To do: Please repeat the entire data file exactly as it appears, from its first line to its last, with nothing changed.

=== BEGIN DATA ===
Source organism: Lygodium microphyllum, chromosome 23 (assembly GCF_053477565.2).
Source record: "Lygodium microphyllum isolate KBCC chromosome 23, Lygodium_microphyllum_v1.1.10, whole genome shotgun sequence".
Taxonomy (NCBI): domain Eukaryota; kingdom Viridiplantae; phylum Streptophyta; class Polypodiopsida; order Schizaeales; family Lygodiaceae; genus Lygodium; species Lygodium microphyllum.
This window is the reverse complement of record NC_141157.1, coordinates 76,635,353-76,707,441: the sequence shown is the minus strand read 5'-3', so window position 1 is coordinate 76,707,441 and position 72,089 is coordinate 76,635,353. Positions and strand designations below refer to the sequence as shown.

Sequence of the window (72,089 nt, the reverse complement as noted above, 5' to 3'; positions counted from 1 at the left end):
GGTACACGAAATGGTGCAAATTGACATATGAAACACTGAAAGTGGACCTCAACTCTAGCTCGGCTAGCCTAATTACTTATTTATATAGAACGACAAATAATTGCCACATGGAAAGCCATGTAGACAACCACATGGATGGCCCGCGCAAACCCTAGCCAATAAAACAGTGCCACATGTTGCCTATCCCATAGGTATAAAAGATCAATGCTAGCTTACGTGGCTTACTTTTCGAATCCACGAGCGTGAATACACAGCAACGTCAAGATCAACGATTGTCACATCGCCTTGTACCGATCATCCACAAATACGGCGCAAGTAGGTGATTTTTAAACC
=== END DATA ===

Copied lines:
Source organism: Lygodium microphyllum, chromosome 23 (assembly GCF_053477565.2).
Source record: "Lygodium microphyllum isolate KBCC chromosome 23, Lygodium_microphyllum_v1.1.10, whole genome shotgun sequence".
Taxonomy (NCBI): domain Eukaryota; kingdom Viridiplantae; phylum Streptophyta; class Polypodiopsida; order Schizaeales; family Lygodiaceae; genus Lygodium; species Lygodium microphyllum.
This window is the reverse complement of record NC_141157.1, coordinates 76,635,353-76,707,441: the sequence shown is the minus strand read 5'-3', so window position 1 is coordinate 76,707,441 and position 72,089 is coordinate 76,635,353. Positions and strand designations below refer to the sequence as shown.

Sequence of the window (72,089 nt, the reverse complement as noted above, 5' to 3'; positions counted from 1 at the left end):
GGTACACGAAATGGTGCAAATTGACATATGAAACACTGAAAGTGGACCTCAACTCTAGCTCGGCTAGCCTAATTACTTATTTATATAGAACGACAAATAATTGCCACATGGAAAGCCATGTAGACAACCACATGGATGGCCCGCGCAAACCCTAGCCAATAAAACAGTGCCACATGTTGCCTATCCCATAGGTATAAAAGATCAATGCTAGCTTACGTGGCTTACTTTTCGAATCCACGAGCGTGAATACACAGCAACGTCAAGATCAACGATTGTCACATCGCCTTGTACCGATCATCCACAAATACGGCGCAAGTAGGTGATTTTTAAACC